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Excerpt from Oral History Interview with Letha Ann Sloan Osteen, June 8, 1979. Interview H-0254. Southern Oral History Program Collection (#4007) See Entire Interview >>

Women find it increasingly difficult to hold mill jobs while starting families

It grew more difficult for women to keep their jobs while having children between 1900 and the 1960s. Though mills used to let a woman like Osteen's sister-in-law return from pregnancy leave at her own convenience, supervisors eventually required a leave of absence or gave the job to someone else.

Citing this Excerpt

Oral History Interview with Letha Ann Sloan Osteen, June 8, 1979. Interview H-0254. Southern Oral History Program Collection (#4007) in the Southern Oral History Program Collection, Southern Historical Collection, Wilson Library, University of North Carolina at Chapel Hill.

Full Text of the Excerpt

ALLEN TULLOS:
Well did she work in the mill?
LETHA ANN SLOAN OSTEEN:
Well she did 'till she had one, or maybe two children. But she didn't work much in the mill. And back then, well, they didn't require a woman to work like they did on for years. You know they could work a day or two when they got ready and be outa day or two." They couldn't do that along when I was a working, eight or ten years before I quit. You had to be on your job.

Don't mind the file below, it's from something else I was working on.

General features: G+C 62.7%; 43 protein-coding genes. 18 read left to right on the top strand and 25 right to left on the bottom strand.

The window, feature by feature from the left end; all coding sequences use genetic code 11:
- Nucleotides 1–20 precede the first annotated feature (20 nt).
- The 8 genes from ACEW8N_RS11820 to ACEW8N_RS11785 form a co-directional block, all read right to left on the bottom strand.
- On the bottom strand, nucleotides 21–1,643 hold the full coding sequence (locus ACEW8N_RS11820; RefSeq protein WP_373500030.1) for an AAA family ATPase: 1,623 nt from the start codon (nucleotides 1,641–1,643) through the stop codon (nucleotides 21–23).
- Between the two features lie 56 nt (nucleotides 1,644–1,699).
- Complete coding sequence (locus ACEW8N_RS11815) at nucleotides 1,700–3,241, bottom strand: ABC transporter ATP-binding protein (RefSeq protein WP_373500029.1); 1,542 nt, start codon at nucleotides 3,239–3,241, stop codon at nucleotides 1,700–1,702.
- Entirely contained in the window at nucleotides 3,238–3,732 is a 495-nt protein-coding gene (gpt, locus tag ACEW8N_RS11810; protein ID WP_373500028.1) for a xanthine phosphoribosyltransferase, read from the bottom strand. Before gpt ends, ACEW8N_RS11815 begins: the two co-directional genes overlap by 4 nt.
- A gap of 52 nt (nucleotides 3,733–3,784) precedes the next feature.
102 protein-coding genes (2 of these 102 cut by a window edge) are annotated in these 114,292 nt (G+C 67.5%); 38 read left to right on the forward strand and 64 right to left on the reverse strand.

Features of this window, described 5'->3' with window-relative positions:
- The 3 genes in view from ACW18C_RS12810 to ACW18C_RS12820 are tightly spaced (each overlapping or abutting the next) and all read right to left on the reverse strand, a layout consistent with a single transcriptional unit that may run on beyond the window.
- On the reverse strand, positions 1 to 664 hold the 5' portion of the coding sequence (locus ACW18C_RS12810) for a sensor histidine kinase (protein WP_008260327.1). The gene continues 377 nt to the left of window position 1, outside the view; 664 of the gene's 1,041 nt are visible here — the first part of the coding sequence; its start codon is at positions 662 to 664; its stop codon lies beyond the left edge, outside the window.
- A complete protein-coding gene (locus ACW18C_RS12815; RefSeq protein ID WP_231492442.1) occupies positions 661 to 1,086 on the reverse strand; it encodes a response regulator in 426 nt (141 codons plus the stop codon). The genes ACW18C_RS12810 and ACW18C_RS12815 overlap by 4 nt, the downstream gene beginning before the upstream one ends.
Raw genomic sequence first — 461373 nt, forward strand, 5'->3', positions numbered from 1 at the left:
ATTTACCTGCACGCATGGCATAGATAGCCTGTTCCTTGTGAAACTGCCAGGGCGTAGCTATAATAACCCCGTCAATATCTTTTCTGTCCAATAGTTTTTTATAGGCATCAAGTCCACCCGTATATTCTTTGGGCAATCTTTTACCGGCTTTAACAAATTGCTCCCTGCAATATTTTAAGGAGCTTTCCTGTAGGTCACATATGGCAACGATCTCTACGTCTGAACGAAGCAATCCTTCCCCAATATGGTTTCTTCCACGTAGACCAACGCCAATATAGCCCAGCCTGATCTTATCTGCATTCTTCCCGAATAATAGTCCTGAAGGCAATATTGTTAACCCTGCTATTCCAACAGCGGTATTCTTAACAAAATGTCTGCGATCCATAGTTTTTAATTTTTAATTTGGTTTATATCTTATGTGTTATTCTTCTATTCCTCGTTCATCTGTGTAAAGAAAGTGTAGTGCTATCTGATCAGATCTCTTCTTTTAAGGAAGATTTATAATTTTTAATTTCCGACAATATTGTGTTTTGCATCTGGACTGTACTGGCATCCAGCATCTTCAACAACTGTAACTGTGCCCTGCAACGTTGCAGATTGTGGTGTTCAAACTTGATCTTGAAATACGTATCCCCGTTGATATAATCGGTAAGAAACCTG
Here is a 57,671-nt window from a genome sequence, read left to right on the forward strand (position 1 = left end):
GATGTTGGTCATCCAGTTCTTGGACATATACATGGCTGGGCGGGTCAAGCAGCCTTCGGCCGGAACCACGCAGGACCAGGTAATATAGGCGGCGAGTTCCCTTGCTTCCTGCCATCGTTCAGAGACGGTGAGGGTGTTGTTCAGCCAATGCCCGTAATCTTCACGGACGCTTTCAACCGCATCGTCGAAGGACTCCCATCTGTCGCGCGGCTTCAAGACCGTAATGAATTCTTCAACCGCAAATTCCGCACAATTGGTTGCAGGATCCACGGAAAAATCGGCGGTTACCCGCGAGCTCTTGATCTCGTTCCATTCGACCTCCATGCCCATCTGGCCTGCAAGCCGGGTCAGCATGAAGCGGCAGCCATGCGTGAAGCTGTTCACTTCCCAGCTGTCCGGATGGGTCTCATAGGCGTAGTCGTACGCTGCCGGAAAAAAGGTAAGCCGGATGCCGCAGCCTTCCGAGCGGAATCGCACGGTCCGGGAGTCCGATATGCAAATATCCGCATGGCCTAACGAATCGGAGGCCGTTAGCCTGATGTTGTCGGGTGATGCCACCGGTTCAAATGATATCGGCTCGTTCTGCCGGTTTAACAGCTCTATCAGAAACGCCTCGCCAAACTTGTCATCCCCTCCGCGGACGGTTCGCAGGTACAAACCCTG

ALLEN TULLOS:
You mean in the earlier days women could come in and out easier.
LETHA ANN SLOAN OSTEEN:
Yeah, that's right.
ALLEN TULLOS:
Would you, usually when you were about to have a child, you would leave off work and then come back and they would let you come in.
LETHA ANN SLOAN OSTEEN:
Yeah, come back when you got able to go back to work. Stay out and have your baby and then go back to work when you got able.
ALLEN TULLOS:
And it was pretty easy to get back.
LETHA ANN SLOAN OSTEEN:
Yeah, easy to go right back on your own job. Because they took care of their people.
ALLEN TULLOS:
But you say that changed.
LETHA ANN SLOAN OSTEEN:
Yeah.
ALLEN TULLOS:
And that changed about eight or ten years before you quit working.
LETHA ANN SLOAN OSTEEN:
Oh yeah. Yeah, you had to get a leave of absence.
GEORGIA:
No, you just had to quit and your job was give away.
LETHA ANN SLOAN OSTEEN:
Yeah.
GEORGIA:
That's how come me to get to go to work because that Mrs. was pregnant and I got to go to work.
ALLEN TULLOS:
When-can we figure out when that policy started, the leave of absence, or when they changed.
GEORGIA:
Oh the leaves of absence didn't start down here until about in the fifties.
ALLEN TULLOS:
But, you're talking about . . .
LETHA ANN SLOAN OSTEEN:
It was after I quit when . . .
GEORGIA:
Oh lord yes, or maybe into the sixties.